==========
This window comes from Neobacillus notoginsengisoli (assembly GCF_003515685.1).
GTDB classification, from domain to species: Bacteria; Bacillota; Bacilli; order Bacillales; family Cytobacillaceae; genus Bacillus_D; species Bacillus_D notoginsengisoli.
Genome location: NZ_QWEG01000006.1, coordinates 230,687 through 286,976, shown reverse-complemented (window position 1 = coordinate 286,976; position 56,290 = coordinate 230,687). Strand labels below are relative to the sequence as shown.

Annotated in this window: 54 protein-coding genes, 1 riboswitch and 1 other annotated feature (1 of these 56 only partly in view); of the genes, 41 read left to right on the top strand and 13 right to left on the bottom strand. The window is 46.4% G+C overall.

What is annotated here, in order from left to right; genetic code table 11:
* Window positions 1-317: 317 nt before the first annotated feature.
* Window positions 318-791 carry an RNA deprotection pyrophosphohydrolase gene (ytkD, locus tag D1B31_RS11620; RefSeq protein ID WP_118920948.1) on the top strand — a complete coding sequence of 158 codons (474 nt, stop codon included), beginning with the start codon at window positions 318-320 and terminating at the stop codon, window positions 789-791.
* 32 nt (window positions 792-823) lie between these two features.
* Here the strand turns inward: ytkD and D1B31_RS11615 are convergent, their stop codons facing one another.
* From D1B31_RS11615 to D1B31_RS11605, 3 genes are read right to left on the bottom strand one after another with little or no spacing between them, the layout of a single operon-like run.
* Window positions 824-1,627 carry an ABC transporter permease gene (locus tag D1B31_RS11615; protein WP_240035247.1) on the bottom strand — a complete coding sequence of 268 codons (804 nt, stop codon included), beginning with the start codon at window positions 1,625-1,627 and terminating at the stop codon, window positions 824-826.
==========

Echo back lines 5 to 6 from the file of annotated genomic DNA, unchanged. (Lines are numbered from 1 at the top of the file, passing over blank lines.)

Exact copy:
What is annotated here, in order from left to right; genetic code table 11:
* Window positions 1-317: 317 nt before the first annotated feature.